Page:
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Bookmonger: Young adult romance explores cross-cultural complications

Published on August 10, 2017 12:01AM


Early in her career, Debby Dodds caromed coast to coast doing stage shows, film and comedy improv. Now settled in Portland, this multi-talented writer and performer has been devoting her energy to writing her first Young Adult novel.

For subject matter, Dodds hearkened back to her own adolescence in Lancaster County, Pennsylvania, home to a large Amish community. The story she comes up with, “Amish Guys Don’t Call,” draws on some of the cross-cultural juxtapositions she observed when she was growing up.

The Amish refer to everyone outside of their community as “English,” no matter what their real ethnicity. So it just goes to figure that this book’s “English” teen protagonist, recently arrived in Lancaster after her parents’ divorce, falls for an Amish guy.

At first, Samantha Stonesong doesn’t even realize it. A closeted nerd, Sam has been feeling pressure from her new circle of friends to prove that she can find a cute boyfriend. She’s never had a boyfriend before, but she can’t admit this to her group of super-cool friends without being ostracized. So it seems to be a stroke of good luck when Zach, a “mature” guy already out of school, singles her out as the girl he is interested in.

She does notice that Zach has a few quaint quirks, but as they get to know one another and really like and trust each other, Zach confesses to her that he has been keeping his Amish roots a secret. He has been engaging in Rumspringa, the traditional rite of passage that allows Amish teens a period of greater freedom before they commit to the Amish way of life as adults.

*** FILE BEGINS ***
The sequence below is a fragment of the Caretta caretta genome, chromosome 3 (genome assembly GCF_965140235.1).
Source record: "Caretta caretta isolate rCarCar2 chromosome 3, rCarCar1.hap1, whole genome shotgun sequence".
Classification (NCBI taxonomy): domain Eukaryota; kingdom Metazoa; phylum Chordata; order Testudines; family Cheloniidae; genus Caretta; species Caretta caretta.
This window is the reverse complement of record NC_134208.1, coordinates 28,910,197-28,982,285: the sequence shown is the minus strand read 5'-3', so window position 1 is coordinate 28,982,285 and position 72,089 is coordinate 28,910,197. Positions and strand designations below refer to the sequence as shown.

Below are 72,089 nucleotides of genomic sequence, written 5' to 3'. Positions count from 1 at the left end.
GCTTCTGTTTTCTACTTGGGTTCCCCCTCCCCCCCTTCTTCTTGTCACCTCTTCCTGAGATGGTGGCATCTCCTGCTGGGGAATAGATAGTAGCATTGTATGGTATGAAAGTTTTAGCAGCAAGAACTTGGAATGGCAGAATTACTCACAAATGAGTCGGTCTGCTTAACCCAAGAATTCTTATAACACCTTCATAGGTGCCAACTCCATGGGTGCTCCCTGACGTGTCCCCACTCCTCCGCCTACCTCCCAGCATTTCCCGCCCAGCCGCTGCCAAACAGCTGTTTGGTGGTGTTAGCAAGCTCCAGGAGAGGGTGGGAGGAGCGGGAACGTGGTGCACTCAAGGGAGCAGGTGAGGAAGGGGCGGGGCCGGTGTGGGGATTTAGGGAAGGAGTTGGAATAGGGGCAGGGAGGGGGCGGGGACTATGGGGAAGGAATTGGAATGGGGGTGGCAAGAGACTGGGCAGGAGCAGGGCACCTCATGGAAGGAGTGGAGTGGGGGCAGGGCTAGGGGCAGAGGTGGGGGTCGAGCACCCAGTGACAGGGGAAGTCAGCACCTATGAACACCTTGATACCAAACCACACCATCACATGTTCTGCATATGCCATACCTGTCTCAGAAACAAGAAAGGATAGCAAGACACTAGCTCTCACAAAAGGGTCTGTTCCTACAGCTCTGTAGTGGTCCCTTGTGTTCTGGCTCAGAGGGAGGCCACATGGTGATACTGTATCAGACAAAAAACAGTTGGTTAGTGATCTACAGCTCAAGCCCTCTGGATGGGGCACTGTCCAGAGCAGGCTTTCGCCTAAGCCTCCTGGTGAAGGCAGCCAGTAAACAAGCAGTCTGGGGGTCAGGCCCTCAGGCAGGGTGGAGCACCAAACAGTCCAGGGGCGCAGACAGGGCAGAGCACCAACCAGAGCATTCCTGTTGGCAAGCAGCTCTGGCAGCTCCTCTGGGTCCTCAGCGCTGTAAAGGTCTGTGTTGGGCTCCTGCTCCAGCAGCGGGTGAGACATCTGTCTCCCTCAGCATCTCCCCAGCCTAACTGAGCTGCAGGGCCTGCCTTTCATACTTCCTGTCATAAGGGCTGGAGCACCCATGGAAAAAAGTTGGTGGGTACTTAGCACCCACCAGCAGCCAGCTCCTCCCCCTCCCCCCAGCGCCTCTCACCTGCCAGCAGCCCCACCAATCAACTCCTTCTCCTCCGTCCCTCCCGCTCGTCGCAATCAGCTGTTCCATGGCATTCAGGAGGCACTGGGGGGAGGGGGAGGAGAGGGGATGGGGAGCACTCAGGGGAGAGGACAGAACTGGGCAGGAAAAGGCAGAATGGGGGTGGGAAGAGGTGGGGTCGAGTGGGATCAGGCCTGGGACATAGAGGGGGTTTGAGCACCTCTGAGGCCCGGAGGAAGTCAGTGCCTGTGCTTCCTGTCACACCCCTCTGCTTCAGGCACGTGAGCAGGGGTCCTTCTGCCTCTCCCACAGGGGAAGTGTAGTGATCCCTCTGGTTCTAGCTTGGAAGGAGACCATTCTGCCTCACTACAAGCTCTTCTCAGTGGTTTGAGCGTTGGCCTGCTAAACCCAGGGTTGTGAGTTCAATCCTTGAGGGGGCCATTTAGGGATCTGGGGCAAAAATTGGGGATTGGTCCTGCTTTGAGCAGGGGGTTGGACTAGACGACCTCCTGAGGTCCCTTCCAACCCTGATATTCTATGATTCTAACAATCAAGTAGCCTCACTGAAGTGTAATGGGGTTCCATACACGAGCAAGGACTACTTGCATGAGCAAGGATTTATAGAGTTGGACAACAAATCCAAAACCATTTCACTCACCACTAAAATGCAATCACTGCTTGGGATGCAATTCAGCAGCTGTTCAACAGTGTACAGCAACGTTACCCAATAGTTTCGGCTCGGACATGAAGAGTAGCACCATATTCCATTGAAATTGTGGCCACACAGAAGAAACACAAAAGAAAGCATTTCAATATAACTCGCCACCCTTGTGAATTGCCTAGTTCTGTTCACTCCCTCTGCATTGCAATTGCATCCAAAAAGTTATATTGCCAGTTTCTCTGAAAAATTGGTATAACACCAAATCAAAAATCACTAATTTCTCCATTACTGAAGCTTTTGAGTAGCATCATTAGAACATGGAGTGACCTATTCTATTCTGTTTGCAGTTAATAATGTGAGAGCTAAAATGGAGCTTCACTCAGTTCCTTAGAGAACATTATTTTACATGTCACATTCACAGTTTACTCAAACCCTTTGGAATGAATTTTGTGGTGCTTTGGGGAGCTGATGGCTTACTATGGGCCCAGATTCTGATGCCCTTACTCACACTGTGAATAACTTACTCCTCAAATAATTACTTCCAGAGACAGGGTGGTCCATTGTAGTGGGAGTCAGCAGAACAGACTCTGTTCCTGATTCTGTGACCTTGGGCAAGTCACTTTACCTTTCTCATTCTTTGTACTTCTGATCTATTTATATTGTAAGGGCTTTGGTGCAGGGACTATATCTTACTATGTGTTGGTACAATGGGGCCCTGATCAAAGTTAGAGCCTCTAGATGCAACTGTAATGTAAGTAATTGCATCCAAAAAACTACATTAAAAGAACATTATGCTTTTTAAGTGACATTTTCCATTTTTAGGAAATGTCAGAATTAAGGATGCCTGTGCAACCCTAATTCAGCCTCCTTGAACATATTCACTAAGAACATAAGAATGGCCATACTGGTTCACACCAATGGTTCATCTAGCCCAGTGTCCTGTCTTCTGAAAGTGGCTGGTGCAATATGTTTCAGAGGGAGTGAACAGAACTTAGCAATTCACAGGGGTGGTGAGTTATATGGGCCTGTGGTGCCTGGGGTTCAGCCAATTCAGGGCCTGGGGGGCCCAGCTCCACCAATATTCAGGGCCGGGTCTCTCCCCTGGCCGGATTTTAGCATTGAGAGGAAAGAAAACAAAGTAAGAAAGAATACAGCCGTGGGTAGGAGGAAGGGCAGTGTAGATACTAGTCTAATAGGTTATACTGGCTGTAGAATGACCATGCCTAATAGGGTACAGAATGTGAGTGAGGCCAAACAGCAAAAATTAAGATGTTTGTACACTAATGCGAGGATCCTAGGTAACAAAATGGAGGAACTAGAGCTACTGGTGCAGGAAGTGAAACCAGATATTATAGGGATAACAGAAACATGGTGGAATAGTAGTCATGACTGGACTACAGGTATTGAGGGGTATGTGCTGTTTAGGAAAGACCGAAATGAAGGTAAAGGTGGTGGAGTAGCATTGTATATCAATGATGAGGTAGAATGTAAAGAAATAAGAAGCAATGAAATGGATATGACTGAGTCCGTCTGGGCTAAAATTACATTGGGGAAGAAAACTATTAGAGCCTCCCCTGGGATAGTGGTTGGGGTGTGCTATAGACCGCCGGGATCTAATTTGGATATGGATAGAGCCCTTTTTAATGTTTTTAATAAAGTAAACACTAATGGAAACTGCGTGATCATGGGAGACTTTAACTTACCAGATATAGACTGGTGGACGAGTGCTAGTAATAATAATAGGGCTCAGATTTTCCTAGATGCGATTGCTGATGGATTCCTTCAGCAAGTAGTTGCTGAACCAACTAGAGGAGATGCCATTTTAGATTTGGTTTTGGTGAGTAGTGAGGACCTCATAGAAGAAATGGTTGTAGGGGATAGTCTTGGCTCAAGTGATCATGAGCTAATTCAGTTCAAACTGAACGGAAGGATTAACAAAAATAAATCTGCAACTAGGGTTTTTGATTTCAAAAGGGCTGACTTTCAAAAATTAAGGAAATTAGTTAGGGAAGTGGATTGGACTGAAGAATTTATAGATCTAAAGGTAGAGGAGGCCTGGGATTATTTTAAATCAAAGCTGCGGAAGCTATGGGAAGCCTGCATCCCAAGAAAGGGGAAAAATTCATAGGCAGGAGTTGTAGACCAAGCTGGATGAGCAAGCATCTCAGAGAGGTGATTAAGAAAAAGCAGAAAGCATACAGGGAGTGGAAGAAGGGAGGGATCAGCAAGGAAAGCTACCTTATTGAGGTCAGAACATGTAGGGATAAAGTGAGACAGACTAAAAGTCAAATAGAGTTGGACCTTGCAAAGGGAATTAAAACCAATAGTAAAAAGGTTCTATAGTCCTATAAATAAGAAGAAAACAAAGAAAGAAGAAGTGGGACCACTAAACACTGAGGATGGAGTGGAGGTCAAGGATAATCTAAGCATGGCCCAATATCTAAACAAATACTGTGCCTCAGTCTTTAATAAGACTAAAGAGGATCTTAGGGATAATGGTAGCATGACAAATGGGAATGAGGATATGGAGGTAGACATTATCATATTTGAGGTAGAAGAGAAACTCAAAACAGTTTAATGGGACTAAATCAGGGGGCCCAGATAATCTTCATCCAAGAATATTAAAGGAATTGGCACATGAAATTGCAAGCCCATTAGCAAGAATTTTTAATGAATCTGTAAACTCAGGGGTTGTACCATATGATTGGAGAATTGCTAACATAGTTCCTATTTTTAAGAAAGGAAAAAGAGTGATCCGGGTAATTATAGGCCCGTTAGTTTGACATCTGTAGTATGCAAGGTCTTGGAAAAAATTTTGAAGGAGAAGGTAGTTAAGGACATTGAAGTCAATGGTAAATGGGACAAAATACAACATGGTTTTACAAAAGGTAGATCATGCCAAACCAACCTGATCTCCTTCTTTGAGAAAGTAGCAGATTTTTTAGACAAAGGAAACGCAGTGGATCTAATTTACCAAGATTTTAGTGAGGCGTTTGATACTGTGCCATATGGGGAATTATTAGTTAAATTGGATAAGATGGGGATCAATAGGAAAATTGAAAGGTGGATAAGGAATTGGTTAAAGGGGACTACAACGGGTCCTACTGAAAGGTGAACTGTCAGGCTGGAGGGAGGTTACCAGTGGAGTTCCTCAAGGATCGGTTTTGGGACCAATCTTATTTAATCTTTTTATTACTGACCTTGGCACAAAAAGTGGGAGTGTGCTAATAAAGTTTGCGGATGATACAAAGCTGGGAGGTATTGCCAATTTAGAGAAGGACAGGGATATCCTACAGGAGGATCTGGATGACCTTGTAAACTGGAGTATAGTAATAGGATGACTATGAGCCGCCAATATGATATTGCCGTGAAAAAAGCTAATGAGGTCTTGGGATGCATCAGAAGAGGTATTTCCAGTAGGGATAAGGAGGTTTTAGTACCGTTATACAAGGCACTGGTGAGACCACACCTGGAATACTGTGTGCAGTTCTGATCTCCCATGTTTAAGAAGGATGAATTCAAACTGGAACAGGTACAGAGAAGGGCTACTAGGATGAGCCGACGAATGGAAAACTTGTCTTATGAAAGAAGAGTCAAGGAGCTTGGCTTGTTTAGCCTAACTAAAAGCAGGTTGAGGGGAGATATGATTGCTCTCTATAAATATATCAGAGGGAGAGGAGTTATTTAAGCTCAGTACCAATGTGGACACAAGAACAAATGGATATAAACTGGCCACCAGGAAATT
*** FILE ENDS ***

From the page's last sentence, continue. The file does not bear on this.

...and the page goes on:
But now Zach is reluctant to return to his family’s farm. Instead, he wants to go to college. As a result of these decisions, he is being formally shunned by his family and community.

Sam has some secrets of her own. Since her parents’ divorce, her mother has become fairly promiscuous, while her father has been completely out of touch.

It is also stressful to be in the most popular clique in school; Sam is always worried that her new friends will reject her if they discover she’s a brainiac and a virgin, so she tries to be someone she is not in order to fit in.

As her anxiety escalates, she returns to a bad habit she developed in her old hometown: shoplifting to relieve stress.

Dodds writes with honesty and humor about this point in Sam’s life. She does a nice job of developing the unlikely romance between Zach and Sam, and she successfully creates dimensionality in all of her characters. And she incorporates some of the realities of today’s youth — cyberbullying, substance use, single-parent families and minimal parental oversight — without being heavy-handed.

Dodds has more trouble handling the resolution of these story lines — hence a rather ungainly pile-up of an ending — but, overall, “Amish Guys Don’t Call” is a lively and appealing read.

The Bookmonger is Barbara Lloyd McMichael, who writes this weekly column focusing on the books, authors and publishers of the Pacific Northwest. Contact her at bkmonger@nwlink.com.

“Amish Guys Don’t Call”

By Debby Dodds

Blue Moon Publishers

278 pp



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